Drafting a patent specification is an art. It requires both legal and technical expertise. In addition, it may have a lot of bearing on the future enforcement of the patent itself. In general, patent specifications are drafted with the help of a patent attorney or patent agent who has the technical background as well as legal background or patent law expertise.
Getting a patent on your innovation can prove to be an expensive affair. Most inventors look at cutting down the cost by not engaging professional services. Sometimes, they decide to draft the patent specifications by themselves. This, however, is never a good idea. At the outset, it must be mentioned a patent specification is a techno-legal document. So, along with technological expertise, you will also need the legal acumen for drafting patent specification. Attempting to draft a patent specification on your own can prove detrimental to your interest in getting a patent. This is because, if the claims in the patent are not drafted properly, it can severely narrow the scope of your innovation, thus making your patent useless.
Brief content of a patent specification:
1. Title: The title should be broader than the abstract of the specification.
2. Field of Invention– This part must state the field of study that your invention corresponds to.
3. Background and Prior Art- In this part you are required to state the drawbacks in the prior art. This part must clearly bring out why your invention was necessary despite the existence of prior art. Basically, the value addition that your technology brings in the field of invention.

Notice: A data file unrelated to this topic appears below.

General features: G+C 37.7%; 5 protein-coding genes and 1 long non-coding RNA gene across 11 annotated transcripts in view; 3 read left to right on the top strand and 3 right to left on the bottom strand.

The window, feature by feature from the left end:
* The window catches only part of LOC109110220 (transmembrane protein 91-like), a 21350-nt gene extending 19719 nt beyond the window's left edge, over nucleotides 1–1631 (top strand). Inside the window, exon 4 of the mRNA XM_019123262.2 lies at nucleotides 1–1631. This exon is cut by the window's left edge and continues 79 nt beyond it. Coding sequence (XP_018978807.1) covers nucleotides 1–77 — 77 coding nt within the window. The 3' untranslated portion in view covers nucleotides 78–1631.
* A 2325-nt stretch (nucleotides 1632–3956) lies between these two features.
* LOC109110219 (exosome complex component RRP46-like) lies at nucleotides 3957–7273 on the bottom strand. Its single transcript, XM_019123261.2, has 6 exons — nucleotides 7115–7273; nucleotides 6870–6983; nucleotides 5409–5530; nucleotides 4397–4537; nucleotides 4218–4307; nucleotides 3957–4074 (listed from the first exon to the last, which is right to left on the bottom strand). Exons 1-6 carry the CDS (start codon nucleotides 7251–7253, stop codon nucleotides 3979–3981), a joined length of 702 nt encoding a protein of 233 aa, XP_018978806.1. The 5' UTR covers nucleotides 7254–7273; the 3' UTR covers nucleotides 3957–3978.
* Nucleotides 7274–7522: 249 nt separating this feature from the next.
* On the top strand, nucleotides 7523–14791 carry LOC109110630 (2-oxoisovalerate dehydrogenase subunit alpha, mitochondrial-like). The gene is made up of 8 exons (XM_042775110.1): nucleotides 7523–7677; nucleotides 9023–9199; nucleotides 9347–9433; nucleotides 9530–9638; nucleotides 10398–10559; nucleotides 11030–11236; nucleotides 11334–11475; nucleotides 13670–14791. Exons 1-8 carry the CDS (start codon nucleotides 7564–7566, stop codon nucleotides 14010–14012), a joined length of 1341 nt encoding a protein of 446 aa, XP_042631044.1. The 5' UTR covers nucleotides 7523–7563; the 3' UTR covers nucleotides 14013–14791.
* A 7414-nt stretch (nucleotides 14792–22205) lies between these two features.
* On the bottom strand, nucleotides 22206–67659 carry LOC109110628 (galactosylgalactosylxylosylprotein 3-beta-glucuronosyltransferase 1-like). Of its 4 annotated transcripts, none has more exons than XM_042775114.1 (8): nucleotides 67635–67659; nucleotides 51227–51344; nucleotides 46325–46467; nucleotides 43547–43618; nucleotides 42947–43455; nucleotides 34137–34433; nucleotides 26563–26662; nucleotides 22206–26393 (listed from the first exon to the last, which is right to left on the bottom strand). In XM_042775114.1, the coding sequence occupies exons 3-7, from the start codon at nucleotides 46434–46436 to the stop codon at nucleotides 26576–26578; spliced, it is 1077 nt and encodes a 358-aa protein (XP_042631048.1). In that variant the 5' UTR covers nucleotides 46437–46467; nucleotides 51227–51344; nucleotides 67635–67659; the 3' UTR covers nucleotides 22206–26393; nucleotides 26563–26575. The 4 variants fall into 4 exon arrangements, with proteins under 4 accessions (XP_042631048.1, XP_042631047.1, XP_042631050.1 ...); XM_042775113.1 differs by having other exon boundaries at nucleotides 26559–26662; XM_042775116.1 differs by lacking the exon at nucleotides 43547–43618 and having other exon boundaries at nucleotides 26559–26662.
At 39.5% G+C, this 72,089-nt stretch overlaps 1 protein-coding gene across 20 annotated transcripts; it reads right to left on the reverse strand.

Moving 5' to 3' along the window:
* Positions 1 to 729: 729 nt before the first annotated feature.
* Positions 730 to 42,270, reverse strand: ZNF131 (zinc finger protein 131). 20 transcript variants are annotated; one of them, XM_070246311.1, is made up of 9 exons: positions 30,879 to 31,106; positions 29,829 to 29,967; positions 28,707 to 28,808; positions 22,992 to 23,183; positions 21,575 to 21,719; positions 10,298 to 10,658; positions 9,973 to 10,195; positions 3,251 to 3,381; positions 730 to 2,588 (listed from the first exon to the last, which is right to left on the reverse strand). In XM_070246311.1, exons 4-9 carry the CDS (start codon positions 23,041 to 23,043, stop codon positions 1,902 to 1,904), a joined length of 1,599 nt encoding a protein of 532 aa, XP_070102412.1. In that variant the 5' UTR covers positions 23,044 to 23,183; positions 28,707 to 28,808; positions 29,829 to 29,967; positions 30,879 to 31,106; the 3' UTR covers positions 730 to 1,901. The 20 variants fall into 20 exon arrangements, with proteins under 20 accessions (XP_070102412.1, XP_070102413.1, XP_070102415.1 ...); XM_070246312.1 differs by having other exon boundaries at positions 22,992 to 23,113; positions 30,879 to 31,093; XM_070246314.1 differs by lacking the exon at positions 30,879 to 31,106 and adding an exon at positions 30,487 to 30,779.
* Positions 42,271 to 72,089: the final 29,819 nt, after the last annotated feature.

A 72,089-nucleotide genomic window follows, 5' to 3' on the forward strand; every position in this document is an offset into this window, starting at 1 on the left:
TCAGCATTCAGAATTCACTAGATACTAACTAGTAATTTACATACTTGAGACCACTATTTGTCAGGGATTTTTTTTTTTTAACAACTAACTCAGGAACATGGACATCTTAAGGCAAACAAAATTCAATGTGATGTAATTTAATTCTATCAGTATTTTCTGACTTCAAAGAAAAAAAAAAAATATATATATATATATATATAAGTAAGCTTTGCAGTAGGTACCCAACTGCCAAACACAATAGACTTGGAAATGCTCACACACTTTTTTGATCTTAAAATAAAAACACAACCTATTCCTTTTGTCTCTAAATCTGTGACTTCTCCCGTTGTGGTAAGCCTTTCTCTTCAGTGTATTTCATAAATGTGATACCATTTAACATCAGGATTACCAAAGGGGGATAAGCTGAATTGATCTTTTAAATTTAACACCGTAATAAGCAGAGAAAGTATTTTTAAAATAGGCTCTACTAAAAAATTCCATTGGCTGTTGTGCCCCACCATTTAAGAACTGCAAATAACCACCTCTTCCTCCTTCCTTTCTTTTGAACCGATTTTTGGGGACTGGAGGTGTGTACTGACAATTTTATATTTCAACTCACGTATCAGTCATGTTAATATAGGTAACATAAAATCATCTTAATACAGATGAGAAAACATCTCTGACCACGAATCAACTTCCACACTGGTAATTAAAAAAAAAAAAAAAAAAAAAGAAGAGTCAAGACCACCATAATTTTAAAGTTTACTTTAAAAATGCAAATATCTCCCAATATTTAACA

4. Objects of Invention– This part must state the objective of your invention. The need for your invention.
5. Summary– The first sentence of the paragraph should be rewritten form of independent claim(s). The next paragraphs should discuss the various elements of all dependent claims.
6. Detailed Description of Preferred Embodiment– This part must disclose the invention so as to enable an ordinary person skilled in the art to make and understand the invention. This part must be drafted with utmost care as it cannot be amended after the filing.
7. Brief Description of Drawings– This part must include an ample explanation for each drawing that appears in your patent draft.
8. Abstract: The abstract should be broader than the Summary.
9. Claims– This is the most important part of a patent draft. It is the legally-operative part of the patent application. This is because it defines the boundary of protection provided by a patent. The claims part must be drafted with due care and caution, unequivocally. If the claims are not drafted properly, the chances are your whole patent will be useless.
The patent claims construction must be drafted to:
-Define the matter for which protection is sought;
-Be clear and concise;
-Be supported by the description.
Patent claims are of two kinds: Dependent claims and Independent claims. Dependent claims should be useful rather having no benefit to the Applicant.
Simply put, your whole patent depends on the way in which you draft the claims. Drafting claims require the utmost skill and expertise. It must be clear, concise and yet effective so as to give you the protection that you sought for.
It is because of this, drafting a patent specification on your own is a risky business. An improper claim puts you at the risk of not getting the protection you wanted and exposing your invention to the public without due protection.
On the whole, your invention is a priceless commodity. Don’t jeopardize its protection by drafting the specification on your own. Engage professional patent drafting services and endow your invention with complete and adequate protection.
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